Elizabeth Rimmer of LawCare examines some of the issues encountered by lawyers when working remotely during the pandemic.
We’ve now been living and working in a completely different way for nearly 14 weeks. Many legal professionals will have enjoyed working at home – the opportunity to work flexibly, no commute, a bit of distance from difficult colleagues or boss. Others have found it isolating, struggling to carve out a quiet space or a time to work, with little communication or support from their line manager.
Whilst the restrictions of lockdown are gradually easing, we are still a long way from life as it was pre-lockdown and at LawCare we feel the true emotional and financial impact of the pandemic has yet to hit in earnest. This is a marathon not a sprint – and perhaps in some ways we’ve been insulated from the practical impact of the pandemic during lockdown and on furlough; we may not have experienced the realities of following social distancing rules whilst commuting or in the workplace. We expect the coming weeks and months will continue to be challenging and that many more legal professionals will be in need of emotional support.
Over the past three months we’ve had over 70 legal professionals contact us with their worries and fears related to COVID-19. We are listening to and reassuring everyone who contacts us, and many have said that just acknowledging their feelings and opening up to someone has helped them to process what has been going on.
Here are the top three reasons people have reached out to us for support:
Worsening mental health conditions
21% of legal professionals have contacted us because they have an existing mental health issue such as stress, anxiety and depression exacerbated by COVID-19. Many people have lost some of the routines and support structures that kept them on an even keel, and lack of social interaction, or conversely a lack of time alone combined with the daily news headlines and pressures of work and caring responsibilities are weighing heavy on their shoulders.
Worries about going back to the office
Despite government guidelines to work from home if at all possible, around 18% of the legal professionals who have contacted us for support are being asked to return to the office. This understandably is causing some great anxiety – some are shielding and concerned about the potential impact to their health, others aren’t sure how they can physically get to work, some still have children at home. We expect to see more concerns about this as more legal professionals inevitably get called back in.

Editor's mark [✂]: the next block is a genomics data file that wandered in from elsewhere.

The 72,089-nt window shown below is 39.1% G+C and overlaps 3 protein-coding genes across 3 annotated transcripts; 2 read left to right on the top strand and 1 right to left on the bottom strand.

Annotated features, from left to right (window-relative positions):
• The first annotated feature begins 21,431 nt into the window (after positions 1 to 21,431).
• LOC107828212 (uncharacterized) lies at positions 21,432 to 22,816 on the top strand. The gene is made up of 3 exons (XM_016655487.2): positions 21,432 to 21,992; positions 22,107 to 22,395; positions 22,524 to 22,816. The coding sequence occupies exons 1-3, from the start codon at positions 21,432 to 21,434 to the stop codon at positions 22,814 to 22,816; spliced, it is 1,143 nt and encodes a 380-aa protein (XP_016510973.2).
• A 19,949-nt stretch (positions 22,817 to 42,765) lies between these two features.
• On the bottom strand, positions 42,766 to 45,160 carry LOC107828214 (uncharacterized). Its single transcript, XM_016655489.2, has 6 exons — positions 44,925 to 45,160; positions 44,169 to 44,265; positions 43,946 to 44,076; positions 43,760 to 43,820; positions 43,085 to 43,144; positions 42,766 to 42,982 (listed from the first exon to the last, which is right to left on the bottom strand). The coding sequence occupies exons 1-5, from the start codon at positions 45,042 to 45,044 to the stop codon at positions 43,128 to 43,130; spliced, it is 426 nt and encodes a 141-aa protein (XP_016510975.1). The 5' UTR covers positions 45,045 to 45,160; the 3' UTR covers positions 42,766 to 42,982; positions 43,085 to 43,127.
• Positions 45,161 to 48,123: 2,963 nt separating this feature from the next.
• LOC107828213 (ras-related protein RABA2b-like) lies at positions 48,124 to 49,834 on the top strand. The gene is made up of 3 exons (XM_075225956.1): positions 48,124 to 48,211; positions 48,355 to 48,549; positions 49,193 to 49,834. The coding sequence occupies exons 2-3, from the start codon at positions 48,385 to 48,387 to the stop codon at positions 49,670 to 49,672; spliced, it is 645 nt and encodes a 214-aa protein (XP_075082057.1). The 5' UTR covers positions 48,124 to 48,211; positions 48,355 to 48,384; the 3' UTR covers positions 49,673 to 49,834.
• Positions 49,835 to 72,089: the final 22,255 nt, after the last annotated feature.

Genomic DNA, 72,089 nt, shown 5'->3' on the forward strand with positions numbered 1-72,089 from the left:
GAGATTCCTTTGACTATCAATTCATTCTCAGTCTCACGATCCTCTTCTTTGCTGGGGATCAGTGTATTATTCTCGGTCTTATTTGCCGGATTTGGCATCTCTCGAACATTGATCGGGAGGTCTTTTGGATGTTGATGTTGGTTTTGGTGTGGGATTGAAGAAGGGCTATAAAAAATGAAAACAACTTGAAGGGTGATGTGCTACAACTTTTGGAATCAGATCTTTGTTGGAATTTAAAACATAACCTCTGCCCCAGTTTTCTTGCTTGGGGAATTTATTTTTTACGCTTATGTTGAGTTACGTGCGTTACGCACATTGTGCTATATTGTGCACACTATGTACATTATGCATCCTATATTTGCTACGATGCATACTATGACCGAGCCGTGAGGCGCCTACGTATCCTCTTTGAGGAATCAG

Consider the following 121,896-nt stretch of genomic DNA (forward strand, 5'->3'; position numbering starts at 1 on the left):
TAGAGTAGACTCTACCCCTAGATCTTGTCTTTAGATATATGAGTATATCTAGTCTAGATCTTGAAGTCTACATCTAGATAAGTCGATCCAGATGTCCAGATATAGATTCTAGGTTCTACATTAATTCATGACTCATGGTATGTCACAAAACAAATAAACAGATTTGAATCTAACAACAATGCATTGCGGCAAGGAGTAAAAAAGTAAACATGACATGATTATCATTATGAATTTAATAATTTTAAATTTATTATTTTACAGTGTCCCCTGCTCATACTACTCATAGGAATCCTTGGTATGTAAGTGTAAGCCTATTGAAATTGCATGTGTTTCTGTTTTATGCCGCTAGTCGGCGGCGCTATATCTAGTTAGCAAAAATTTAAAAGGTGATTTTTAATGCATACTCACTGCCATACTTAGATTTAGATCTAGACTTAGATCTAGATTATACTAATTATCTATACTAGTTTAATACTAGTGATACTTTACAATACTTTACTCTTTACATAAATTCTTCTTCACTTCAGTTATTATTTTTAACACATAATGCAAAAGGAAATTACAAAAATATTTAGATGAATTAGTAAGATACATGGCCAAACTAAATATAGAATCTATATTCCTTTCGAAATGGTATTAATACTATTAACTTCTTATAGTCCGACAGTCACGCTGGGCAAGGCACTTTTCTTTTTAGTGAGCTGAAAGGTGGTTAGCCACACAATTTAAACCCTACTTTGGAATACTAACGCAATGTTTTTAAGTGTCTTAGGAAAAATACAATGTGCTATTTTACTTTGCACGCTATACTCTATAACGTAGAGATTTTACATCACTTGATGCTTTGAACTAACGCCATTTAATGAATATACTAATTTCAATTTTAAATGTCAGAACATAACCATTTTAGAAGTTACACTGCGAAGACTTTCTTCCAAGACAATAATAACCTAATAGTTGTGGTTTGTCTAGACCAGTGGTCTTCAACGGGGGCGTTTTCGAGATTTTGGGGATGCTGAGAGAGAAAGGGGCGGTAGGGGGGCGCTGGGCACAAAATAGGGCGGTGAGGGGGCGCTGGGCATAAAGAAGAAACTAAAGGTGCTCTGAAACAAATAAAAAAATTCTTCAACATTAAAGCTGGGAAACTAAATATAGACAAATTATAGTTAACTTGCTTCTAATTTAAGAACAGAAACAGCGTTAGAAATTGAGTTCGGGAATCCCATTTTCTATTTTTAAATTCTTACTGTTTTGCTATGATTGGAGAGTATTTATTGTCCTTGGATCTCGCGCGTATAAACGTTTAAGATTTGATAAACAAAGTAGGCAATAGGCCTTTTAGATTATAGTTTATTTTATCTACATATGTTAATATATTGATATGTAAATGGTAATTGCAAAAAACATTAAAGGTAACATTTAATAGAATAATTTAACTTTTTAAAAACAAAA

Around 11% of all our contacts have been around financial concerns. People are fearful of what happens when furlough ends and whether redundancies will be made. Others are struggling with commitments on reduced pay, some are not able to get work.
LawCare’s tips if you are feeling worried
Be mindful. Focus on what is actually happening in this moment. Try not to think of worst case scenarios or wonder too much about the future. Remember that this situation is temporary and constantly changing. This too will pass.
Lean on your support network. Keep in regular contact with colleagues, friends and family using video calls rather than just sending email and texts. It’s really important to stay connected.
Limit your exposure to the news. Consider disabling notifications and don’t be tempted to check news updates or WhatsApps every few minutes. You might need to mute certain people on WhatsApp or social media, reading too much negative information will trigger feelings of worry.
Distract yourself. Read a book, do some exercise, watch a film, take a bath, sort out a cupboard, and take a walk outside.
Breathe. If you can feel yourself getting anxious try taking ten deep breaths, inhaling for 5 seconds and exhaling for 10 seconds. It really calms you down.
Prioritise self care. It’s easy to let healthy habits slip when we are stressed but make sure you eat well, get to bed at a reasonable time and find time to do some exercise.
You might not be able to go to the gym but you can go for a run, do some gardening or do an online exercise video.
Take breaks. Even if you are working at home it’s still important to take regular breaks and a lunch break just as you would in the office.
Change your mindset. You can’t change the nature of the pandemic itself but you can change the way you think about it. Try to focus on the positive, happy things and try not to catastrophise. In this moment you are safe in your home. You have food to eat and everything you need. Appreciate the small things - the weather, more time with your children, a chance to get all those jobs done at home, connecting with people you’ve not had contact with in a while.
Stick to a routine. As tempting as it is to stay in your pyjamas all day or sit at your laptop at 10pm, it’s important to get dressed and try and stick to a regular routine and your usual working pattern, where possible. This will help you stay focused and keep work separate from home life.
Seek help. If you’re finding it hard to cope, just talking to someone, a friend, LawCare, or another helpline can make you feel less worried and many GPs are still offering online appointments. If you have an existing mental health condition you should continue with any treatment plan as far as possible.
Elizabeth Rimmer has been managing and developing charities in the mental health sector for over 20 years. She joined LawCare in 2014 from the Institute of Group Analysis, a membership and training organisation for group psychotherapists. Before that she headed up Alzheimer’s Disease International, a worldwide federation of Alzheimer Associations. Elizabeth started her working life as a solicitor specialising in clinical negligence, practicing at Leigh Day.
To view the latest version of this document and thousands of others like it, sign-in to LexisPSL or register for a free trial by clicking on the banner below.